August 22, 2019
WASHINGTON, D.C. – Today, U.S. Senators Angus King (I-Maine) and Susan Collins (R-Maine) announced that two Maine projects – one at Bowdoin College and one at the University of Maine (UMaine) – would receive $100,000 each from the U.S. Department of Agriculture Forest Service (USFS) to research and construct mass timber, or cross-laminated timber (CLT), buildings on college campuses across the country. This award program comes after advocacy efforts by Maine’s Senators: in December 2018, Senator King led a bipartisan group of 9 Senators, including Senator Collins, in a letter urging USFS to create an award program for educational institutions seeking innovative modern uses for mass timber. Following this letter of support, the program was established by USFS in March.
“Maine’s forests are one of our state’s greatest natural resources, and it is important we maximize these assets by exploring every possible use for this important economic driver,” said Senators King and Collins. “Mass timber is an important new frontier for the forest products industry, and we are thrilled to see Maine is leading the way in the development of this high-quality and environmentally-friendly construction. These awards represent a major opportunity for both Maine’s educational institutions and our forest products industry, and we will continue to work to support future construction using this innovative approach.”
Of the ten awards granted by USFS, two will support Maine projects. Bowdoin College will use these funds in the construction of Barry Mills Hall & the Center for Arctic Studies, and UMaine will put the grant towards a laboratory addition that will host the world’s largest 3D printer. These funds will allow these Maine higher education institutions to build new, state-of-the-art facilities for students, in addition to highlighting the variety of potential uses for mass timber.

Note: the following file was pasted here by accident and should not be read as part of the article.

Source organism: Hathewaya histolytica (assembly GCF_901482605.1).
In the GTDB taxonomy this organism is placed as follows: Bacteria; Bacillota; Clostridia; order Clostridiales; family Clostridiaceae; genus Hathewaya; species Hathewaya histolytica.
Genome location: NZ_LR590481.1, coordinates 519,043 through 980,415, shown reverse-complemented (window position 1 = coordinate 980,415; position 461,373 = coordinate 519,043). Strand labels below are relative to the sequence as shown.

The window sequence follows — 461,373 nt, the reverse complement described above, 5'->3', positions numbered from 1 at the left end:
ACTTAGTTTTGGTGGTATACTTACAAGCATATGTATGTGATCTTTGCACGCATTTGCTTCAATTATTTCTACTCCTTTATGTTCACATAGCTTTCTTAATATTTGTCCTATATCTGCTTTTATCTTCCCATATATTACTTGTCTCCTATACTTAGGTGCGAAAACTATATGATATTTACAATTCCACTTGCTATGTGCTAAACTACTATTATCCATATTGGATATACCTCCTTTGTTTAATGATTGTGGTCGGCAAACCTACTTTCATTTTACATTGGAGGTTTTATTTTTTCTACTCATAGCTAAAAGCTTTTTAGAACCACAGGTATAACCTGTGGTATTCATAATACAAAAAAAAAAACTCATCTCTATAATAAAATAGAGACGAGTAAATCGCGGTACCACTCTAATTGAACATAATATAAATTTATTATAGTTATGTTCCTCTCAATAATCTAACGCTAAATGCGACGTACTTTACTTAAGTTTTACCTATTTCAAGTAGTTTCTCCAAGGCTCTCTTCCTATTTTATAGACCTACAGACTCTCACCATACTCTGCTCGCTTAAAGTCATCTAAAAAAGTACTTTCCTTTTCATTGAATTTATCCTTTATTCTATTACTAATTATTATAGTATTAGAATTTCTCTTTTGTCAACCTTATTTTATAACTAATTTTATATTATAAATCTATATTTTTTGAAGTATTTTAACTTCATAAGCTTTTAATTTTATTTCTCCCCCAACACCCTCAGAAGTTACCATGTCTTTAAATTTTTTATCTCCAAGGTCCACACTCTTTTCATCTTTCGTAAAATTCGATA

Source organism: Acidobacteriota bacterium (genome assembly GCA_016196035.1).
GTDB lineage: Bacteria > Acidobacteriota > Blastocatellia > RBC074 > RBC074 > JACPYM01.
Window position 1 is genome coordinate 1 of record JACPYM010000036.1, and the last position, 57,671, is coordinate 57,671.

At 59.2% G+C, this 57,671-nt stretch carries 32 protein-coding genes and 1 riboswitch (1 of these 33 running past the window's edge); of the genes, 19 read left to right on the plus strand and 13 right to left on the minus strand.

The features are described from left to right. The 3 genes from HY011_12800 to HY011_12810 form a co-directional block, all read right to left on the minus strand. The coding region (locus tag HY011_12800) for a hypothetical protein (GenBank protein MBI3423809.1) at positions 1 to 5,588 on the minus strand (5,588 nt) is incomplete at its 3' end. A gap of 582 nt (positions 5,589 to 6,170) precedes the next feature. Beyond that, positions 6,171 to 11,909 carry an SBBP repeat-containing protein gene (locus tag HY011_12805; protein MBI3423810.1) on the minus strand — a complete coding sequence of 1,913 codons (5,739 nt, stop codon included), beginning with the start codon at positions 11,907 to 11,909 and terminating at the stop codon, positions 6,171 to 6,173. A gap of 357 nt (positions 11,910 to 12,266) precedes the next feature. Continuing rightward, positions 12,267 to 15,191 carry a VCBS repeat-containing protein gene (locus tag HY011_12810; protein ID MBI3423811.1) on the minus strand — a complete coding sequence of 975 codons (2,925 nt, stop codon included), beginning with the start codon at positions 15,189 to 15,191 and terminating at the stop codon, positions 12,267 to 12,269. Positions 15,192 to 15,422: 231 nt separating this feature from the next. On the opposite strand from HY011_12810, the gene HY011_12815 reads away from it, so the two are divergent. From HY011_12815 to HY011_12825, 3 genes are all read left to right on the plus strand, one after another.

Mass Timber development and commercialization were key recommendations in the 2017 outlined Economic Development Assessment Team (EDAT) report, which was originally requested in March 2016 by Senators Collins and King and worked across federal and state agencies, industry sectors, and municipalities to create strategies for job growth and economic development in Maine’s rural communities. Following the EDAT report, the Economic Development Administration awarded grant funding to the University of Maine to create the Maine Mass Timber Commercialization Center. The facility aims to create a center for forest industry partners, construction firms, and other stakeholders to come together to advance new forest product technologies in Maine.
Additionally, key provisions of the Timber Innovation Act, which Senators King and Collins cosponsored, were included in the Farm Bill which passed Congress in December. These provisions encourage investment in the manufacturing facilities needed to produce mass timber products domestically, incentivize the construction of buildings with wood, and provide designers and code officials with the research and technical support they need to embrace this new construction technology.